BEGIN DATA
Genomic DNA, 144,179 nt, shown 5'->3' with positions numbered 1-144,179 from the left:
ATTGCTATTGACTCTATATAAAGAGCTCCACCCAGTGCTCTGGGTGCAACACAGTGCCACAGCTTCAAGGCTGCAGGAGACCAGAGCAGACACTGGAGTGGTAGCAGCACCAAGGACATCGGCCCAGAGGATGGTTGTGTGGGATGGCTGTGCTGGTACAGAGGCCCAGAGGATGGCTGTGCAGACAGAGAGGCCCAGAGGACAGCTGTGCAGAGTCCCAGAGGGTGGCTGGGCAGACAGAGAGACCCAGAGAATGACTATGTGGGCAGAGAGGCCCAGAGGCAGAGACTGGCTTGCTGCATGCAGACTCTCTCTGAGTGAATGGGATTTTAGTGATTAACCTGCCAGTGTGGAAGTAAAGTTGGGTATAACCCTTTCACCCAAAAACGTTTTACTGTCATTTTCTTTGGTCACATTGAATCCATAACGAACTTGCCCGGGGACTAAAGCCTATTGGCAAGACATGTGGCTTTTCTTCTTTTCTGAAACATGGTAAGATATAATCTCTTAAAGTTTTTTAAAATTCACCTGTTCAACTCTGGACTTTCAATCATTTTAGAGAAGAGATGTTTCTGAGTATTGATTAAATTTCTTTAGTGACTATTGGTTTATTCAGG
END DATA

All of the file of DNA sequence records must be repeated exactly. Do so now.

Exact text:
Genomic DNA, 144,179 nt, shown 5'->3' with positions numbered 1-144,179 from the left:
ATTGCTATTGACTCTATATAAAGAGCTCCACCCAGTGCTCTGGGTGCAACACAGTGCCACAGCTTCAAGGCTGCAGGAGACCAGAGCAGACACTGGAGTGGTAGCAGCACCAAGGACATCGGCCCAGAGGATGGTTGTGTGGGATGGCTGTGCTGGTACAGAGGCCCAGAGGATGGCTGTGCAGACAGAGAGGCCCAGAGGACAGCTGTGCAGAGTCCCAGAGGGTGGCTGGGCAGACAGAGAGACCCAGAGAATGACTATGTGGGCAGAGAGGCCCAGAGGCAGAGACTGGCTTGCTGCATGCAGACTCTCTCTGAGTGAATGGGATTTTAGTGATTAACCTGCCAGTGTGGAAGTAAAGTTGGGTATAACCCTTTCACCCAAAAACGTTTTACTGTCATTTTCTTTGGTCACATTGAATCCATAACGAACTTGCCCGGGGACTAAAGCCTATTGGCAAGACATGTGGCTTTTCTTCTTTTCTGAAACATGGTAAGATATAATCTCTTAAAGTTTTTTAAAATTCACCTGTTCAACTCTGGACTTTCAATCATTTTAGAGAAGAGATGTTTCTGAGTATTGATTAAATTTCTTTAGTGACTATTGGTTTATTCAGG